On first impression, Mary Homer’s decision to leave Topshop to become chief executive of The White Company is a curious one.
Homer will leave a retailer that generates over £1bn in sales and boasts over 300 stores in the UK alone for one that generates under £200m and has fewer than 50 standalone outlets. She will trade her position leading one of the UK’s most iconic retailers to head up a business that, whilst it has a loyal customer base, is fundamentally a relatively small player, despite having long since expanded out of its niche of selling designer-quality bed linen.
But scratch beneath the surface and there are numerous reasons why Homer and The White Company could be a good fit. Homer has spent 10 years as managing director of Topshop, Arcadia’s flagship brand, and a further 20 years working for Arcadia having joined as a merchandiser in 1985. As such she has huge experience of working in a hard-nosed trading environment where competition is intense and the pressure to deliver results year-in-year-out is immense. Whatever the reason for her departure – and perhaps it’s as straightforward a case as Homer wanting a fresh challenge – her wealth of retail acumen and strong fashion credentials will be of huge value to The White Company as it plots a path to future growth.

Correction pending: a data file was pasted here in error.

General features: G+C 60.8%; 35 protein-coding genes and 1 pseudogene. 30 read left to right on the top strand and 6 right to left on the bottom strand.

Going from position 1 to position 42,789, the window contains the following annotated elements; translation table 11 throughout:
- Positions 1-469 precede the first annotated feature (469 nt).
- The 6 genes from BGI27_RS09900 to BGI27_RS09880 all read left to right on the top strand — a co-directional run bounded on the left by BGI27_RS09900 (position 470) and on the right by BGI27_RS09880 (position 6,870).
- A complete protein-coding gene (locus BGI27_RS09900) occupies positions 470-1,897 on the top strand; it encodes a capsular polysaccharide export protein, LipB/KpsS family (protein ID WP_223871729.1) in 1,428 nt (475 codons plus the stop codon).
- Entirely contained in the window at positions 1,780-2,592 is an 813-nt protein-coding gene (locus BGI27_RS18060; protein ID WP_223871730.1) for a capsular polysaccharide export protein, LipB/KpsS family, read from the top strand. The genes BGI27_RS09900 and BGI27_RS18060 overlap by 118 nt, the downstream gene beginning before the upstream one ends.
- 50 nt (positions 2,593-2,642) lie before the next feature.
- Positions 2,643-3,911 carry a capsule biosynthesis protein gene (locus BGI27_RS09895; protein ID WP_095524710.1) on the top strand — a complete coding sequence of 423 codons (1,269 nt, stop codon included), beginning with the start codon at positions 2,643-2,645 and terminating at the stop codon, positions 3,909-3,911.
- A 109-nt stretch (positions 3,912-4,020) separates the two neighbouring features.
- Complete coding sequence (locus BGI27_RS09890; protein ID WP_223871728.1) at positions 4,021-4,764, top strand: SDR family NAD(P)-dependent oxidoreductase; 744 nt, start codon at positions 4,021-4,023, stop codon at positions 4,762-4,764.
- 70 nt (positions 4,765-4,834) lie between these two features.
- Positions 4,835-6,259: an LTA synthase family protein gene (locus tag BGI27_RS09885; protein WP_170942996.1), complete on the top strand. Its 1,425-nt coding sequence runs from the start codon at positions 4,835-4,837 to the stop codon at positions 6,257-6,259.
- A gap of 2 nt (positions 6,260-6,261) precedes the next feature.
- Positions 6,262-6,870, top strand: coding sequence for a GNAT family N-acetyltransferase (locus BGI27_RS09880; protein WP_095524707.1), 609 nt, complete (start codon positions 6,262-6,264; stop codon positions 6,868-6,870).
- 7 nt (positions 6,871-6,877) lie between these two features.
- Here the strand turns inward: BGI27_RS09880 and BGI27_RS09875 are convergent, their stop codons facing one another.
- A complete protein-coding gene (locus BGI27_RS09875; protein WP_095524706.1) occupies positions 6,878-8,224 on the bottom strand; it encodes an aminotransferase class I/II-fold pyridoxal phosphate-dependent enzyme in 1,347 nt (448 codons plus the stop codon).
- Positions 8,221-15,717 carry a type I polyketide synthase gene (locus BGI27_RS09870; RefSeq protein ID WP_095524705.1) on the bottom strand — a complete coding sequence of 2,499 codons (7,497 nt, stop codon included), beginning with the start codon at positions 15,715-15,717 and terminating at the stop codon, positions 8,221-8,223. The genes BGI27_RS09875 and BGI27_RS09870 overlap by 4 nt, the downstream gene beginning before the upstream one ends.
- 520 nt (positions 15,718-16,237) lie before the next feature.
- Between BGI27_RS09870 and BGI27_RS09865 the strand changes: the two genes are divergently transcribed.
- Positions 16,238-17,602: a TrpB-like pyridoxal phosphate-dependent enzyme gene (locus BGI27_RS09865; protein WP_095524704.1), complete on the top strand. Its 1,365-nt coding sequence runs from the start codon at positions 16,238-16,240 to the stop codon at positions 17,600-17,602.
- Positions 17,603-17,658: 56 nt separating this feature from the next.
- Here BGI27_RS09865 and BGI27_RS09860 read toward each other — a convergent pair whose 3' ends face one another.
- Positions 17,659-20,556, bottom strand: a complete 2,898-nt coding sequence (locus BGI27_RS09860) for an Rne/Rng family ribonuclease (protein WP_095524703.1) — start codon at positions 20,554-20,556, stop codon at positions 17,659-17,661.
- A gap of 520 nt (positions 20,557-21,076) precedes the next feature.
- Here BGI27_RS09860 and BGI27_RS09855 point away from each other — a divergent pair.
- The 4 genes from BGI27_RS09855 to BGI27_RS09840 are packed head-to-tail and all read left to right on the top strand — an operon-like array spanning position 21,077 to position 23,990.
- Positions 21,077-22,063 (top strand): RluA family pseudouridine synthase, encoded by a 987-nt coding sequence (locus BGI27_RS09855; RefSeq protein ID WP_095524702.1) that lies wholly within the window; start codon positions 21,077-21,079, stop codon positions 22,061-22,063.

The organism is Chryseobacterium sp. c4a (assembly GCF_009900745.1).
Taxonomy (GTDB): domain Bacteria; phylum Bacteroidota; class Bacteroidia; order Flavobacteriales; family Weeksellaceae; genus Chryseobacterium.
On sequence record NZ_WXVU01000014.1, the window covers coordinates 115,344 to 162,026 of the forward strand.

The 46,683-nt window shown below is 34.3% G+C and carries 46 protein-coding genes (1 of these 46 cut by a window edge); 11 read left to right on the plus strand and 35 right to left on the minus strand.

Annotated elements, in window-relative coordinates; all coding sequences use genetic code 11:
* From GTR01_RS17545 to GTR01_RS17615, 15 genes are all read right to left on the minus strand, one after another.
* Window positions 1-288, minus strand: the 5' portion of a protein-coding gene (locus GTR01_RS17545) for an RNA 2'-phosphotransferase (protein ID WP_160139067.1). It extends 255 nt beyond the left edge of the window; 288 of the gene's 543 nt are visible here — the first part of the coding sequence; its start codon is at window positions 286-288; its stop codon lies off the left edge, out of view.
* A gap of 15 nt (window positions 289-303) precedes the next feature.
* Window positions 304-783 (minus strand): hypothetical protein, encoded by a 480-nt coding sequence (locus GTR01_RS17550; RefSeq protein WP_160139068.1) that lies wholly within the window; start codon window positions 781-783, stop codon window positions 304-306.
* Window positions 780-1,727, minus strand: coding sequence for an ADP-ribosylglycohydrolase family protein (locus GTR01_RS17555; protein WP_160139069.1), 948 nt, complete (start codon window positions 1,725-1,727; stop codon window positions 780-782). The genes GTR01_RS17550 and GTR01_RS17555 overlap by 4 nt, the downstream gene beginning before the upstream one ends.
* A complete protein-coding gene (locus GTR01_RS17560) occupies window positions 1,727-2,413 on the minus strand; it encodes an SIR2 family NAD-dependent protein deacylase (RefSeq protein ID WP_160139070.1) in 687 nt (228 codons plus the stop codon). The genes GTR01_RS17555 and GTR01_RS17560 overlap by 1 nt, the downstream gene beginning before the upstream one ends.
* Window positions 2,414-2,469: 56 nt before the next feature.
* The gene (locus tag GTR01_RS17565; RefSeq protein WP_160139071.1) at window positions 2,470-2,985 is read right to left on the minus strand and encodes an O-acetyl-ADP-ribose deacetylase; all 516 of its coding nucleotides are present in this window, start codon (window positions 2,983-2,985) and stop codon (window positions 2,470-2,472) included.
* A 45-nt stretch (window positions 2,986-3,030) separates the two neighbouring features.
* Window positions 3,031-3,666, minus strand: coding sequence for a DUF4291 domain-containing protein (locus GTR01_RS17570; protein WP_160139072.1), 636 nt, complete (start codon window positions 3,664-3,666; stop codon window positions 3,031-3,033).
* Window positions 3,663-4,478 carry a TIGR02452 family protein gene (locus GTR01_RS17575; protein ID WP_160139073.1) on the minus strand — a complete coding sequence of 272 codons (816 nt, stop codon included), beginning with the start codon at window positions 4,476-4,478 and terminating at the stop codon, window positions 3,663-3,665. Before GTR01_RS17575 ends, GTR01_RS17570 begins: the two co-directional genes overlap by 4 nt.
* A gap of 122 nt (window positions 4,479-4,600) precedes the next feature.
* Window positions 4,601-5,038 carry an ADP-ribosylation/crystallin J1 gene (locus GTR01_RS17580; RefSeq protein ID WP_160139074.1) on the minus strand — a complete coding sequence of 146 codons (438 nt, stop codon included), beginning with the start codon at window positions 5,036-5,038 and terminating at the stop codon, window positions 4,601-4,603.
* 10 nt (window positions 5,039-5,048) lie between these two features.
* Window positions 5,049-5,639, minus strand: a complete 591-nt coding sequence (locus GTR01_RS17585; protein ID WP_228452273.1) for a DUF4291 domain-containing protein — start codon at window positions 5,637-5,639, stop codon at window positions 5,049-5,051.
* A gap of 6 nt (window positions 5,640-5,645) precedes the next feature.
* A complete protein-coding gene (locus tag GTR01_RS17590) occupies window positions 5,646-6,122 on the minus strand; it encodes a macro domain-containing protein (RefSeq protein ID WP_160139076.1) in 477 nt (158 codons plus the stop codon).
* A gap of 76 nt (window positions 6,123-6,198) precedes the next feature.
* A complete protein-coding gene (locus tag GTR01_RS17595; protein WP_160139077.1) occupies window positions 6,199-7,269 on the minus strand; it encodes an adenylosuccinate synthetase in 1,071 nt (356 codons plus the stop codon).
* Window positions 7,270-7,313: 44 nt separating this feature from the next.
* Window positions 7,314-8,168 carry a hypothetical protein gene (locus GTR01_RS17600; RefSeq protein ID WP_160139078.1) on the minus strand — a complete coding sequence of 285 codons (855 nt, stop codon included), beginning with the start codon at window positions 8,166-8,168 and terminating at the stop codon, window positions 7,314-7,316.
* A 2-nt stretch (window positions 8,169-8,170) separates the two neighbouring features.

Homer also has experience of working under an entrepreneur in the shape of Sir Philip Green – indeed, she has long been considered one of his key lieutenants. And with The White Company’s founder Chrissie Rucker still actively involved in the business, Homer’s experience of working for Green will stand her in good stead as she teams up with Rucker to devise and deliver The White Company’s strategy.
Consider too the expertise Homer will have acquired driving Topshop’s successful international expansion in recent years. The White Company is right at the beginning of its overseas adventure having launched its first international website in the US in 2014; however the retailer is set to open its first physical US store in New York this summer and believes the US business could eventually grow to the same size as the UK one. Homer’s experience of growing a brand overseas will prove invaluable and will surely have been a major factor in her recruitment.
Homer is undoubtedly a loss to Arcadia and joins a recent list of departing executives that includes Burton managing director Wesley Taylor, Topshop retail director Craig McGregor and Miss Selfridge creative director Yasmin Yusuf.
The Topshop brand, however, remains a jewel in the UK’s retail crown and Green is surely right when he says the “phone will start ringing” with potential candidates as soon as news of the vacancy spreads.